Brazil Registers Anemic Growth in 3rd Quarter, Surprising Economists

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SÃO PAULO, Brazil -- Brazil's economy registered anemic growth in the third quarter as investment levels remained disappointingly low, according to figures released on Friday. The results cast doubt on policies meant to prevent Brazil, recently viewed as the rising star among Latin America's economies, from turning into a laggard.

Gross domestic product grew just 0.6 percent from the previous quarter, stunning economists who had forecast double that rate. Brazil's economy is now expected to grow only about 1 percent in 2012, delivering a challenge to President Dilma Rousseff, who has tried to increase growth through an array of huge stimulus projects.

Even economists with favorable views of Ms. Rousseff's policies of assertively directing large government banks and other state-controlled enterprises to promote growth expressed surprise over the figures, which reflect a sharp departure from 2010, the last year of Luiz Inácio Lula da Silva's presidency, when Brazil's economy grew 7.5 percent.

Antônio Delfim Netto, an influential former economy chief, called the G.D.P. figures "a tragedy" in comments to reporters here on Friday. Under Ms. Rousseff, who has been president since 2011, Brazil is on track to deliver its weakest two-year period of growth since the early 1990s, before a stabilization program that radically restructured the economy. Finance Minister Guido Mantega contends that Brazil is on the cusp of a recovery, forecasting 4 percent growth next year.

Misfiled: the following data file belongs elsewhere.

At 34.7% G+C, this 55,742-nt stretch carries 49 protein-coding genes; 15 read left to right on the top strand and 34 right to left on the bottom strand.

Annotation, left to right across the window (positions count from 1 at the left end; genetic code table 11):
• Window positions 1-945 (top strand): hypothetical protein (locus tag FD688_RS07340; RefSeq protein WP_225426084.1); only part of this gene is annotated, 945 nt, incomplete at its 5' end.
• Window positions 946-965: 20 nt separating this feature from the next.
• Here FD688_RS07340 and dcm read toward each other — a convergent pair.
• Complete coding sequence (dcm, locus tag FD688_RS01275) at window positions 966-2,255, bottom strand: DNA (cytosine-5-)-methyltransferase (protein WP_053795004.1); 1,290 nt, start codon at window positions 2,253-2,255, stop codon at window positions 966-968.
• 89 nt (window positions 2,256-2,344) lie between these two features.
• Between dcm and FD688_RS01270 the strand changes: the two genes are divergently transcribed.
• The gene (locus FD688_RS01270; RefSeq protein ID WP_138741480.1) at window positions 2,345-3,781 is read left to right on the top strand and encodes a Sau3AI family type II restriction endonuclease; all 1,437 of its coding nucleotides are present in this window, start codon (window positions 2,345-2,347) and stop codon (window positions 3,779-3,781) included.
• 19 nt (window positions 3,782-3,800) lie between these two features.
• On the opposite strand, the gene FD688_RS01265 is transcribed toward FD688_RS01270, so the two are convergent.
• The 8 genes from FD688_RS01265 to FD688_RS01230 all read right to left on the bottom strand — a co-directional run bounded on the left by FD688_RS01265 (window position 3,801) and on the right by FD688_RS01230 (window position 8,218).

While growth has declined considerably from the boom years, the slowdown has been blunted by state-supported projects aimed at creating jobs, like a shipbuilding sector conceived to support the oil industry. Brazil's unemployment rate, 5.3 percent, is still hovering around historic lows.

Authorities are also financing broadly popular antipoverty programs. Federal spending surged 9 percent in October compared with October 2011, partly a result of outlays for an moderate-income housing program called Minha Casa Minha Vida (My House My Life). As millions of poor Brazilians are shielded from the slowdown, Ms. Rousseff's approval ratings remain high.

Still, critics are growing more vocal about the need for Brazil to become more energetic in addressing complex structural dilemmas weighing the economy down, including its byzantine bureaucracy and woeful public schools. Ms. Rousseff is moving to address these issues; she altered an oil royalties bill on Friday, shifting 100 percent of future proceeds to an education fund.

Yet as economic growth slows to a snail's pace, smaller Latin American countries are doing better, calling into question Brazil's ambitions of exerting more influence in the region. Panama is set to grow 8.5 percent this year, according to the International Monetary Fund, while Peru should grow 6 percent and Mexico 3.8 percent.

world

This article originally appeared in The New York Times.


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